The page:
GourdShipCapt'n August 7 2012 12:57 PM

Re: Why Did Gene drop Christopher Pike?
 
I think Hunter was unavailable because he was working on a film when the second pilot was being made.

But Roddenberry did say much later that he was glad to start with a fresh character because the romantic triangle was an unnecessary complication.

Christopher August 7 2012 01:59 PM

Re: Why Did Gene drop Christopher Pike?
 
Although really, early first-season Kirk is the exact same character as Pike -- a serious, driven, brooding, lonely starship commander. He only evolved into a different character as Shatner's performance influenced the role and (probably) as the writers came under network pressure to make Kirk a more conventional '60s action hero.

After all, the name change to "Christopher Pike" happened very shortly before shooting began. For most of the development process, the captain was named Robert April (which eventually got used as the name of a separate character in the animated series), and I think it was briefly Winter or something before he settled on Pike. So changing "Pike" to "Kirk" was just another name switch to start with.

So theoretically, Roddenberry could've just hired Shatner to take over the role of Pike, the way pilot actors are often recast in the series (like Willow in Buffy, Ginger and the Professor in Gilligan's Island, Father Mulcahy in M*A*S*H, the entire pilot cast of the UK Being Human, etc.). And by the same token, he could've just recast Dr. Boyce with Paul Fix and then DeForest Kelley (who was the actor he wanted all along anyway), since Boyce, Piper, and McCoy are also essentially the same character. But instead he decided to change the names each time he recast a role. Maybe that was because he had the foresight that he might want to recycle the pilot as a flashback (especially once the network pretty much nixed the entire pilot cast as inadequate), or maybe it was just because he kept changing his mind about what to call his characters.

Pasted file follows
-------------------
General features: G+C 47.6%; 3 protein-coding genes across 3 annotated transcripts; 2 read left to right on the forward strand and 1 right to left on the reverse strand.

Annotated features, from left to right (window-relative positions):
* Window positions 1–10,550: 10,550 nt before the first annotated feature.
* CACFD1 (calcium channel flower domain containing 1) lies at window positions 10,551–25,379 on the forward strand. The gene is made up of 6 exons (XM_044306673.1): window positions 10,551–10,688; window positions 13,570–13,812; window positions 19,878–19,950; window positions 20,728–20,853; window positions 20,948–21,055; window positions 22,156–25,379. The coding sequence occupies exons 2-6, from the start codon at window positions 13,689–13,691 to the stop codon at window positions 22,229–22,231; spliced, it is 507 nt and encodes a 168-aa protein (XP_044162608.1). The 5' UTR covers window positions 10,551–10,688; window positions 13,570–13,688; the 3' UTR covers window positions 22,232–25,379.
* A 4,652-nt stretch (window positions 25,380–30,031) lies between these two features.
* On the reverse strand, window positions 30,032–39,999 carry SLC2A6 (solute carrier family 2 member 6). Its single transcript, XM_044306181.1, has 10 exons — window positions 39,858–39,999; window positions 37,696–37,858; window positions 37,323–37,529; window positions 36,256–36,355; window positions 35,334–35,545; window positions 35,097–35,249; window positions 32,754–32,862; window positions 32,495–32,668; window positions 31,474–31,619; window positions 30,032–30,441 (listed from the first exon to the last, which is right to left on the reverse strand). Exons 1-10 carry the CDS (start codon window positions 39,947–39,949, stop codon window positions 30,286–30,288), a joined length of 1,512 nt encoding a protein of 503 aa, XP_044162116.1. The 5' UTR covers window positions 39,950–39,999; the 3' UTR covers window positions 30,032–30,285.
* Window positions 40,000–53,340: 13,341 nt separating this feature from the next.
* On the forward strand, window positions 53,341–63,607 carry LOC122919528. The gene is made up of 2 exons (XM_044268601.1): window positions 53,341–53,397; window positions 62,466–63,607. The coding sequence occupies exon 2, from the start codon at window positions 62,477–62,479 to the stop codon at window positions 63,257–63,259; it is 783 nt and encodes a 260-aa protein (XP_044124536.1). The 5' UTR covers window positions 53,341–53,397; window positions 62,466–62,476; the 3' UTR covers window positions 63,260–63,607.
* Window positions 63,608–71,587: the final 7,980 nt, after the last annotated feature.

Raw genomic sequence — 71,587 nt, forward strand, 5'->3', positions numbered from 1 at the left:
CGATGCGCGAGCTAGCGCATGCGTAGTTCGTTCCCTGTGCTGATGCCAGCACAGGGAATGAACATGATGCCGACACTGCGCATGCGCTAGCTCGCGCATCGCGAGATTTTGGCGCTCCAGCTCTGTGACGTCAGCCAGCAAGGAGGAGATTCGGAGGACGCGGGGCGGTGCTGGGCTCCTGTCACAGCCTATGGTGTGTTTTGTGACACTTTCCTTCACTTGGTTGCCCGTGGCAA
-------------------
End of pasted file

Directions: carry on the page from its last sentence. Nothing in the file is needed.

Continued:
Robert D. Robot August 7 2012 02:26 PM

Re: Why Did Gene drop Christopher Pike?
 
^ Interesting points!......

Brown-Eyed Ghoul August 7 2012 10:59 PM

Re: Why Did Gene drop Christopher Pike?
 
Quote:

Use of Time wrote: (Post 6766187)
Which is a good thing too. I know there are a lot of running jokes made at Shatner's expense but I swear Hunter didn't change his facial expression the entire episode. For some reason he seemed generally pissed off the entire 45 minutes.

I wouldn't say Hunter was a bad actor, but he did have limited range. He could do "angry" and he could do "brooding." And minor variants thereof.

And remember, the second pilot was completely recast except for Leonard Nimoy as Spock.

Gary7 August 8 2012 12:36 AM

Re: Why Did Gene drop Christopher Pike?